Most dads know what it's like to struggle with braiding hair, but we also know that bonding time provides immense value to our daughters. In fact, studies have shown that women with actively involved fathers are more confident and more successful in school and business.

Keep ReadingShow less
Identity

This blind chef wore a body cam to show how she prepares dazzling dishes.

How do blind people cook? This "Masterchef" winner leans into her senses.

Image pulled from YouTube video.

Christine Ha competes on "Masterchef."

This article originally appeared on 05.26.17


There is one question chef Christine Ha fields more than any other.

But it's got nothing to do with being a "Masterchef" champion, New York Times bestselling author, and acclaimed TV host and cooking instructor.

The question: "How do you cook while blind?"

Keep ReadingShow less
This story first appeared on the author's Medium and is reprinted here with permission.

Because you're a girl.

This article originally appeared on 04.14.17


I was promoted a few weeks ago, which was great. I got a lot of nice notes from friends, family, customers, partners, and random strangers, which was exciting.

But it wasn't long until a note came in saying, “Everyone knows you got the position because you're a girl." In spite of having a great week at a great company with great people whom I love, that still stung, because it's not the first time I've heard it.

Keep ReadingShow less

Gordon Ramsay at play... work.

This article originally appeared on 04.22.15


Gordon Ramsay is not exactly known for being nice.

Or patient.

Or nurturing.

On his competition show "Hell's Kitchen," he belittles cooks who can't keep up. If people come to him with their problems, he berates them. If someone is struggling to get something right in the kitchen, he curses them out.

Keep ReadingShow less

This article originally appeared on 01.27.20


From 1940 to 1945, an estimated 1.3 million people were deported to Auschwitz, the largest complex of Nazi concentration camps. More than four out of five of those people—at least 1.1 million people—were murdered there.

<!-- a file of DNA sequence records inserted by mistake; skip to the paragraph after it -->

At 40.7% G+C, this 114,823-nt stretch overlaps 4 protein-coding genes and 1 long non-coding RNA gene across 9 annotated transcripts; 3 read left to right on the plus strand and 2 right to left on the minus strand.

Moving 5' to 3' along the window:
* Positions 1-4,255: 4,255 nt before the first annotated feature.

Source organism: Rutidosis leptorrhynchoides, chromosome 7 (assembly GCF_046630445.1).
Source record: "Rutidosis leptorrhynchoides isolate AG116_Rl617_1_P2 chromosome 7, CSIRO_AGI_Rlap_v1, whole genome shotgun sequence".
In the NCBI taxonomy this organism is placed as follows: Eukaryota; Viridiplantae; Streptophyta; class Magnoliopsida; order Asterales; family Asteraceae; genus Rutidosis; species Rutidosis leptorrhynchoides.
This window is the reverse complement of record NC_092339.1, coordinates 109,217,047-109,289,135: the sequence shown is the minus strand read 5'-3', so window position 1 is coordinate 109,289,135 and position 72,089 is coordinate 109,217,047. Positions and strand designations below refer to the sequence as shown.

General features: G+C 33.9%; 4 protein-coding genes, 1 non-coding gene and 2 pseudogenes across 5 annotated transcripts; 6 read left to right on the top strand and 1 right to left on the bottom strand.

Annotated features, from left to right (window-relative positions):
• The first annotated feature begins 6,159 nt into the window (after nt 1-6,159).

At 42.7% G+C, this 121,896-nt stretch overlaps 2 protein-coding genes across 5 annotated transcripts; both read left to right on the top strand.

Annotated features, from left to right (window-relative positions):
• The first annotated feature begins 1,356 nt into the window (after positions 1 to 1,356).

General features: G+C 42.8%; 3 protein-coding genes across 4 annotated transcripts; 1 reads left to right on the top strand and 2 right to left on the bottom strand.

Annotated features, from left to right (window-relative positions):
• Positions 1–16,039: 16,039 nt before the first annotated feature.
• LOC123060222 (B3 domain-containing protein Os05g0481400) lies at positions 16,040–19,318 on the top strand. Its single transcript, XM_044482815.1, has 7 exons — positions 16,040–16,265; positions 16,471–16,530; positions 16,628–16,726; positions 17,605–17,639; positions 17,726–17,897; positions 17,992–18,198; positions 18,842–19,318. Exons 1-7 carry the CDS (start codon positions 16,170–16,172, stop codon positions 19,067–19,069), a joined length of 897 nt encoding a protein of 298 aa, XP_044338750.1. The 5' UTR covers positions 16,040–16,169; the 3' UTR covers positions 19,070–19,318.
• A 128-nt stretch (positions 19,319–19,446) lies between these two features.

On January 27, 1945, Soviet forces liberated the final prisoners from these camps—7,000 people, most of whom were sick or dying. Those of us with a decent public education are familiar with at least a few names of Nazi extermination facilities—Auschwitz, Dachau, Bergen-Belsen—but these are merely a few of the thousands (yes, thousands) of concentration camps, sub camps, and ghettos spread across Europe where Jews and other targets of Hitler's regime were persecuted, tortured, and killed by the millions.

Keep ReadingShow less
Health

What I realized about feminism after my male friend was disgusted by tampons at a party.

"After all these years, my friend has probably forgotten, but I never have."

Photo by Josefin on Unsplash

It’s okay men. You don’t have to be afraid.

This article originally appeared on 08.12.16


Years ago, a friend went to a party, and something bothered him enough to rant to me about it later.

And it bothered me that he was so incensed about it, but I couldn't put my finger on why. It seemed so petty for him to be upset, and even more so for me to be annoyed with him.

Recently, something reminded me of that scenario, and it made more sense. I'll explain.

Keep ReadingShow less